Non-consensual removal of a condom may amount to sexual assault

Non-consensual removal of a condom may amount to sexual assault

A person who refuses to wear a condom during sexual intercourse, when his partner asks for it, could be guilty of sexual assault, the Supreme Court ruled in a ruling on Friday.

This decision stems from the holding of a new trial in British Columbia in a case where a man, accused of sexual assault, had not put on a condom when his partner demanded it.

As part of this story, the complainant told her partner, Ross McKenzie Kirkpatrick, that she would have sex with him if he wore a condom. During their second sexual encounter, the complainant noticed that her partner had not put on a condom.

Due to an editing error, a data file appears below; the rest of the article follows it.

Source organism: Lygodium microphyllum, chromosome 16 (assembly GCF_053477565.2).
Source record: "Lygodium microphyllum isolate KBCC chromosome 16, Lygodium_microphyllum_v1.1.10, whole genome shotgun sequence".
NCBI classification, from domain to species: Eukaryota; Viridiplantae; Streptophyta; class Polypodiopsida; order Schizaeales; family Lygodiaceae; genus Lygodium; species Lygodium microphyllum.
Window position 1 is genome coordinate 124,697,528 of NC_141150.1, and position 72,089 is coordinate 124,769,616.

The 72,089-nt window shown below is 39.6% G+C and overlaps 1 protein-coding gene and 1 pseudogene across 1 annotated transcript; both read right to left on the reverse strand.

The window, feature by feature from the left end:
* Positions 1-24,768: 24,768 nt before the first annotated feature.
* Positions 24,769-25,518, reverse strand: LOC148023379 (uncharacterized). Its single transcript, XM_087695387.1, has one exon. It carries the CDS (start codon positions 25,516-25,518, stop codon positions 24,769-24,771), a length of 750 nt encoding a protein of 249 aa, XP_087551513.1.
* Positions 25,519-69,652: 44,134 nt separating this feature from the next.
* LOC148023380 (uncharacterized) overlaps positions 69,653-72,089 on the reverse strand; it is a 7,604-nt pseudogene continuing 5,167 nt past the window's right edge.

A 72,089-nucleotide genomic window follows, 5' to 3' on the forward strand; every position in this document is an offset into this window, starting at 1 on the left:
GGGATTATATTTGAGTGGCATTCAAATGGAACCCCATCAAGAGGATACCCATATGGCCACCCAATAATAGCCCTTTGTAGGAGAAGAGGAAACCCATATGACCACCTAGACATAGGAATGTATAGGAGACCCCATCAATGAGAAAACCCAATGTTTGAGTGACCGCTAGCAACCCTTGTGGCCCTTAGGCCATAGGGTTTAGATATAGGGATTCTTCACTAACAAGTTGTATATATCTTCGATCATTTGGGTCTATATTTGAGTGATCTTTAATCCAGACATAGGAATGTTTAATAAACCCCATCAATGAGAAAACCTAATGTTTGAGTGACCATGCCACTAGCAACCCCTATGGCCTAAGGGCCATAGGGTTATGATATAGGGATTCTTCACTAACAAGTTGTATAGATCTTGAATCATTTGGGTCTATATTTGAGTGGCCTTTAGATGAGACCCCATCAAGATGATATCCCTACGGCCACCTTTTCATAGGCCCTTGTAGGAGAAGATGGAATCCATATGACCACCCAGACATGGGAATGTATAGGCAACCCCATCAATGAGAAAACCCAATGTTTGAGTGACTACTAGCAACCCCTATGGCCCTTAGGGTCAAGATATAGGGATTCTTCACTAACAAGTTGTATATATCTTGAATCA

Mr. Kirkpatrick was initially acquitted at trial of sexual assault. The judge notably indicated that there was no proof that the complainant had not consented to this sexual intercourse.

As part of this decision, the Court of Appeal disagreed and ordered a new trial. It was then that Mr. Kirkpatrick appealed to the Supreme Court.

The highest court in the land therefore refused to acquit Ross McKenzie Kirkpatrick. This case will be referred to the British Columbia Court of Appeal, which will have to decide whether Mr. Kirkpatrick is guilty or not of having committed a sexual assault.

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